John Kerry: Trump's actions on climate change are 'profoundly dangerous' for planet

Former Secretary of State John KerryJohn Forbes KerryOvernight Energy: Farmers say EPA reneged on ethanol deal | EPA scrubs senators' quotes from controversial ethanol announcement | Perry unsure if he'll comply with subpoena | John Kerry criticizes lack of climate talk at debate John Kerry calls out lack of climate questions at debate Democrats' debate divisions open the race to new (or old) faces MORE on Thursday called for the world to make a more concerted effort to combat climate change, saying that "if we fail, future generations will judge us all as failures, not just this president."

Kerry writes in an op-ed for The New York Times that he was recently struck by a statement journalist Bob Woodward made about President TrumpDonald John TrumpDemocratic senator rips Trump's 'let them fight' remarks: 'Enough is enough' Warren warns Facebook may help reelect Trump 'and profit off of it' Trump touts Turkey cease-fire: 'Sometimes you have to let them fight' MORE


"The president, [Woodward] said, 'makes decisions often without a factual basis.' This isn’t a mere personality quirk of the leader of the free world. It is profoundly dangerous for the entire planet," Kerry, who has repeatedly criticized Trump during his presidency, writes. 

Kerry notes how ever since Trump pulled the U.S. out of the Paris climate agreement, "those of us in the fight have worked to demonstrate that the American people are still in."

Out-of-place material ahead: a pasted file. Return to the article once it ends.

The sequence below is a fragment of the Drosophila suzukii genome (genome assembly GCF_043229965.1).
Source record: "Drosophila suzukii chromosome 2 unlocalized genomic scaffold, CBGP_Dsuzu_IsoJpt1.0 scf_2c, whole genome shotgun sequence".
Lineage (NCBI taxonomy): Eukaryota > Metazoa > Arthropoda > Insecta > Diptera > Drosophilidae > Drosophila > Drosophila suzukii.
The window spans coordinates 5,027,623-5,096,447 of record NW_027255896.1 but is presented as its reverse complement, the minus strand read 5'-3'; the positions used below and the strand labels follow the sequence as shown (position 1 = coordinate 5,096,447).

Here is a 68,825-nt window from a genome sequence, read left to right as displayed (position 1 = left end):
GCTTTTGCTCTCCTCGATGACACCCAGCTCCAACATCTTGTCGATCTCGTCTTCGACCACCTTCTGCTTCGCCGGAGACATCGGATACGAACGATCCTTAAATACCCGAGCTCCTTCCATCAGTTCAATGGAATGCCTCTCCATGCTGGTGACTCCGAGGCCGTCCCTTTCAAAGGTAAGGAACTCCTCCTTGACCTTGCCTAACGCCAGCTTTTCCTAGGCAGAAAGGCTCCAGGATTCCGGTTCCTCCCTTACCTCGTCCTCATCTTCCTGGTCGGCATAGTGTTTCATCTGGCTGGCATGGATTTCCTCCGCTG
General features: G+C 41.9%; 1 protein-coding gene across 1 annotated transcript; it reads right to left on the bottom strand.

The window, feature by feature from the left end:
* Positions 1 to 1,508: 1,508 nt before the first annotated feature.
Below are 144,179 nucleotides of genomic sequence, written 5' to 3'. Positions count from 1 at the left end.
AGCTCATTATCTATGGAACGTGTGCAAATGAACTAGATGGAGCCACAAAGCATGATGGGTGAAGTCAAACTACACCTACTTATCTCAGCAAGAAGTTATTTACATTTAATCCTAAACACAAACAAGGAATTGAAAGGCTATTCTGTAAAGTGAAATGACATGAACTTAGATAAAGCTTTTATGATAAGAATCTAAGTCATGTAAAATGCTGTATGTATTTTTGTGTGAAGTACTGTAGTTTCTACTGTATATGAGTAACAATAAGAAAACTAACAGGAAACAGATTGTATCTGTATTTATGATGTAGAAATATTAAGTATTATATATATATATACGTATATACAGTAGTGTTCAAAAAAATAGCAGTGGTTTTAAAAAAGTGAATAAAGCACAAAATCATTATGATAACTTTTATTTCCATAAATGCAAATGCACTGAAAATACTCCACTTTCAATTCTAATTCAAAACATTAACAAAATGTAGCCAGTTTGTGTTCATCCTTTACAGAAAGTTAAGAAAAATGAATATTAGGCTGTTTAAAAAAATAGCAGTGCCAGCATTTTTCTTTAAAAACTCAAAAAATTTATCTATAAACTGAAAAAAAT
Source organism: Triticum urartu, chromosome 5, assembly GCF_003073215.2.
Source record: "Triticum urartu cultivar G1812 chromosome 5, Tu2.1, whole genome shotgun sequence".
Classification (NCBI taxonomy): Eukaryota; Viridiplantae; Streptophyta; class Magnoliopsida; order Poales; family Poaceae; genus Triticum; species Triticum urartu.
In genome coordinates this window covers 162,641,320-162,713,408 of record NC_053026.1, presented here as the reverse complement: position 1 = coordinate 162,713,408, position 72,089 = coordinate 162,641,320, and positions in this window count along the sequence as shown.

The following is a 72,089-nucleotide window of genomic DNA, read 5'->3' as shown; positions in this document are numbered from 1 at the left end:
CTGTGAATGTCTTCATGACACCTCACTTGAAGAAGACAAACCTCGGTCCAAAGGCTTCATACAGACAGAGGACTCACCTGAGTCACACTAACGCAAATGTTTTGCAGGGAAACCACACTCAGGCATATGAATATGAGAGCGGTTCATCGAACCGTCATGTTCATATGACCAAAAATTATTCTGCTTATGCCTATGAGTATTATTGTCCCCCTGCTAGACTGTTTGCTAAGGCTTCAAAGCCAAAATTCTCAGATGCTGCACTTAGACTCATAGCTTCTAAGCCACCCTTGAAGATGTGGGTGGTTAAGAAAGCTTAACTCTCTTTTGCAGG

But the onetime presidential candidate argues that the test won't be if cities and states can make up for Trump's "rejection of reality."

"The test is whether the nations of the world will pull out of the mutual suicide pact that we’ve all passively joined through an inadequate response to this crisis," he writes. 

Kerry goes on to note many of the examples of the globe's shifting climate and the damage that it has caused. He also cites new reports that warn of significant consequences to the earth's climate in the future if problems related to it aren't addressed. 

"Every day we lose ground debating alternative facts," he writes. "It’s not a 'he said/she said' — there’s truth, and then there’s Mr. Trump." 

"Future generations will measure us by whether we acted on facts, not just debated or denied them," Kerry continues. "The verdict will hang on whether we put in place policies that will drive the development and deployment of clean technologies, re-energize our economies, and tackle global climate change. Every day that goes by that we’re paralyzed by the Luddite in the White House is a day in the future that our grandchildren will suffer."

"That’s not hyperbole — that’s science," he concludes, before pushing Congress to send legislation to Trump addressing the crisis. 

Kerry in November said "people are going to die" because of the decision Trump made to pull the U.S. out the Paris climate agreement, a pact in which nations agreed to curb global greenhouse gas emissions through individual, nonbinding national plans.